One day when I was a teenager, I had an amazing revelation at my friend Bethany’s house.  My life has never been the same.  Until that day I dreaded the vile substance that was beef stroganoff.  Seeing that nasty Hamburger Helper box at my house made me quake in my shoes.  Yuck.  When I found out that Bub’s mom (tops among friend moms) was making beef stroganoff for dinner, I steeled myself to be polite and choke it down.  But then a miracle happened.  It was delicious!  As it turns out, beef stroganoff does not really come from a box at all!

One of my huge regrets is that I never got her recipe.  But over the years I have done my best to recreate that tasty experience.  I know mine is not exactly the same, but I think I’ve hit the high points.  Lean chunks of beef, creamy sauce, fresh ingredients.  Yum. Thanks, Mrs. S!

Beef Stroganoff!

Beef Stroganoff

1 pound sirloin sliced into bite sized pieces (or you can use beef cut up for stew or stir fry if you’re in a hurry)
1/2 cup flour
1/2 tsp. salt
1/2 tsp. pepper
1/4 tsp. paprika
1/2 cup sliced onion
8 oz. mushrooms, sliced
3 tbsp. butter
1 1/4 cup beef broth
3/4 cup sour cream
Noodles or rice

In a ziplock bag or bowl combine flour and seasonings.  Toss beef with flour mixture until all pieces are well coated.  Heat a large skillet over medium high heat.  Add one tbsp of butter and swirl around to coat the pan.  In 2 or 3 batches, add the meat to the pan, leaving space in between each piece. Brown for a minute or two on each side, then remove to a plate while you do the next batch (add a little more butter to the pan for each batch).  After the meat is done, add onion and mushrooms to the pan.  Cook and stir a few minutes until onion is soft, scraping all the little bits off the bottom of the pan.  Add beef back into the pan.  Add beef broth.  Turn heat down and cover.  Simmer for 10-15 minutes.  During this time you can cook the rice or pasta to serve with it. Stir in sour cream and heat through, but don’t boil.  Serve over rice or pasta.  I actually prefer rice, but the kids love it over curly egg noodles.  I always get outvoted!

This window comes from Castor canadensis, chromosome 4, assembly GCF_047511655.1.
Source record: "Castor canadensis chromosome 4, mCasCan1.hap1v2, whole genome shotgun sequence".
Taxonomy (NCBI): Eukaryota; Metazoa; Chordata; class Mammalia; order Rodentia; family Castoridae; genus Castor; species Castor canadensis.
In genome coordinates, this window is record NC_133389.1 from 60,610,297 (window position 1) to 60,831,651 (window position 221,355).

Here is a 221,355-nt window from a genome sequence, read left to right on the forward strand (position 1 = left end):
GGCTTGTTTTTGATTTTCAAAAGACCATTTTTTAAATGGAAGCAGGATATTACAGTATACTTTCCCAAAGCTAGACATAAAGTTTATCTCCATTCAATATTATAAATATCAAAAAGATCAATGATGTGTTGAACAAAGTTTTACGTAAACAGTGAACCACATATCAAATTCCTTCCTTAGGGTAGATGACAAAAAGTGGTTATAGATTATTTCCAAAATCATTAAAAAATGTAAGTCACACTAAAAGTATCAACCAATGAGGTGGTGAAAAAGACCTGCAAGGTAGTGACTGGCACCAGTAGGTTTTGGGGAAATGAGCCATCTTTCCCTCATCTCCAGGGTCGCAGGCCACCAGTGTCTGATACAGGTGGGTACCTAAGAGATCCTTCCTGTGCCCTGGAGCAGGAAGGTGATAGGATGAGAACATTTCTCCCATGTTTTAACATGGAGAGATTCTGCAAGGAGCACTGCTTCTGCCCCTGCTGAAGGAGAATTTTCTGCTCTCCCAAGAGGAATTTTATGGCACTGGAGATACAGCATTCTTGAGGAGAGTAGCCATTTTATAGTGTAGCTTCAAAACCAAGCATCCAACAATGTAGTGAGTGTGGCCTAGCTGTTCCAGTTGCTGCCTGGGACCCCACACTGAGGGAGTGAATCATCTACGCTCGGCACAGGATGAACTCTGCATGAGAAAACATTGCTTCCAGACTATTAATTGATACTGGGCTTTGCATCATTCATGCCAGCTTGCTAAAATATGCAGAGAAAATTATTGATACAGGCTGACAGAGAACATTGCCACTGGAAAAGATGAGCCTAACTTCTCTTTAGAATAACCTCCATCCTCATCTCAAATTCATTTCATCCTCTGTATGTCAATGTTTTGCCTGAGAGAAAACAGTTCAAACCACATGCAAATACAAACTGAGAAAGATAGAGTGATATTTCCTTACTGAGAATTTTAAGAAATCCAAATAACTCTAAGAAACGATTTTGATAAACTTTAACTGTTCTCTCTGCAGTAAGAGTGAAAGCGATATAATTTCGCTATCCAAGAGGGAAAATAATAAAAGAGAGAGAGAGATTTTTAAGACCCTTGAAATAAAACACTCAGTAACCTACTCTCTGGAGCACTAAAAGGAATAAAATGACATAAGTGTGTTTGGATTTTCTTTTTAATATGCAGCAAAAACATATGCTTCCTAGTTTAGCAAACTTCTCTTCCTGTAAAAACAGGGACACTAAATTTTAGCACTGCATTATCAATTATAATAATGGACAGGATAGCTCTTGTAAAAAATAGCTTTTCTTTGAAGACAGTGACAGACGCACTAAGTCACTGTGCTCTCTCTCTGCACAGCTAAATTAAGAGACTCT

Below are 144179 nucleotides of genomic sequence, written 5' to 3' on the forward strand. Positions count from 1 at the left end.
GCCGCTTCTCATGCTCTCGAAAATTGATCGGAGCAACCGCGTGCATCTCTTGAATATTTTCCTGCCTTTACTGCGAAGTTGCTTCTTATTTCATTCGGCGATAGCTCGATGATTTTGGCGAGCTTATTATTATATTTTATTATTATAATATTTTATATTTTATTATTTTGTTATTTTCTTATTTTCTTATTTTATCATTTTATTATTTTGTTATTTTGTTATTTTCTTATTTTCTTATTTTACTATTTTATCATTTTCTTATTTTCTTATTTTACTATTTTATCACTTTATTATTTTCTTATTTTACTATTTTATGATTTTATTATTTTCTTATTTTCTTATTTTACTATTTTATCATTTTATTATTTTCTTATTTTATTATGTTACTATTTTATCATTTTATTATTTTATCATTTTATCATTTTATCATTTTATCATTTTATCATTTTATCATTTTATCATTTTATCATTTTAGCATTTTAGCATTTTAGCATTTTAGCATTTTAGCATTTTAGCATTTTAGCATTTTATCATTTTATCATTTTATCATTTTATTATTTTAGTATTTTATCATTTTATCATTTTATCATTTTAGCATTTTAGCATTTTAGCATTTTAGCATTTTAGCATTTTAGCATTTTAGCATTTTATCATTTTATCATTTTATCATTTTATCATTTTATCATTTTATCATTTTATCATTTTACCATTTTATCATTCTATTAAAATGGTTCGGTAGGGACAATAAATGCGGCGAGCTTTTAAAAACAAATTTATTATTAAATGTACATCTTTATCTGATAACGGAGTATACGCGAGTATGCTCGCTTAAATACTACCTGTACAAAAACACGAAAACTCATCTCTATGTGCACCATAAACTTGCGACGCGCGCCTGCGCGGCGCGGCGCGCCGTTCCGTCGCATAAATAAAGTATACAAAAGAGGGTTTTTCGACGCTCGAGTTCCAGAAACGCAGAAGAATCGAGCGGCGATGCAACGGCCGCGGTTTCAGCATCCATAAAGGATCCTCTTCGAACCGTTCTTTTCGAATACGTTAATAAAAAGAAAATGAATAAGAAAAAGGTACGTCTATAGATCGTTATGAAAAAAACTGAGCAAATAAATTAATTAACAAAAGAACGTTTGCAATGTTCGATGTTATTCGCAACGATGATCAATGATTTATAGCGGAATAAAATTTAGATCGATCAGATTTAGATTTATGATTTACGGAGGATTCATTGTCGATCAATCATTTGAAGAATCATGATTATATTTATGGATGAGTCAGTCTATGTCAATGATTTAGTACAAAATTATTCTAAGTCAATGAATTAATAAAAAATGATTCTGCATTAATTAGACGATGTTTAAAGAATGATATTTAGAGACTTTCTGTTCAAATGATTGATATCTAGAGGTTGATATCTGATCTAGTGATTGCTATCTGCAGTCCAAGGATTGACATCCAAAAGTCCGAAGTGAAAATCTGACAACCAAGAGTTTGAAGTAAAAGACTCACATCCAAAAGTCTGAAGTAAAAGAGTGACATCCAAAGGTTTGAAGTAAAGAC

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Rustic Chicken Chowder

So it’s been a long day, and you stop and get one of those tasty rotisserie chickens from the grocery store deli, dig in like a ravenous beast and throw the leftovers (if any) in the fridge.  Now if you’re like me, you think, “don’t throw that away, you can make something out of it like your grandma would!”  I’ll be honest.  Sometimes I just throw it away.  But sometimes I get industrious and soup happens the next day.

I know it SOUNDS like a lot of work, but what it really is is throwing everything in a pot and letting it simmer while you’re having a lazy day at home. I love how the chicken just falls off the bones in little shreds that permeate the whole soup.  You just don’t get that when you cut chicken up in neat little bites.  You end up with something that tastes rustic and homey, and honestly tastes like you slaved over it, when maybe you just know how to boil.  And if that’s the case, it’s okay, because it’s still going to be awesome.

Rustic Chicken Chowder

Rustic Chicken Chowder

Leftover roasted chicken (with the bones if you have them)
6-8 cups water or chicken broth
2 bay leaves
1 onion, diced
2 stalks celery, sliced
4-5 russet potatoes, diced
1 cup frozen corn
1/2 cup heavy cream
Salt & pepper
1/2 tsp. marjoram
1/2 tsp. paprika
1-2 tsp. chicken bouillon (optional)
2 tsp. cornstarch (optional)

Put the whole chicken carcass in a soup pot (including any meat left on it and the weird jelly-like stuff in the bottom of the pan or package) and cover with water.  Add bay leaves and bring to a boil.  Turn heat down, cover and simmer for a couple of hours.  (If you want to skip this step, you can always use prepared chicken broth and add cooked chicken).  Before adding the other ingredients, remove the bones and skin and return broth and chicken to the pan.

Add onion, celery, potatoes and corn.  Cook for 30 minutes or more until veggies are all soft.  Add cream and seasonings.  If you want more intense chicken flavor, add some chicken bouillon (I like the “better than bouillon” paste stuff) for an extra punch.  I like my soups to be soupy but if you prefer a thicker, more “chowder-like” consistency, mix some cornstarch with water until it dissolves and stir into boiling soup to thicken.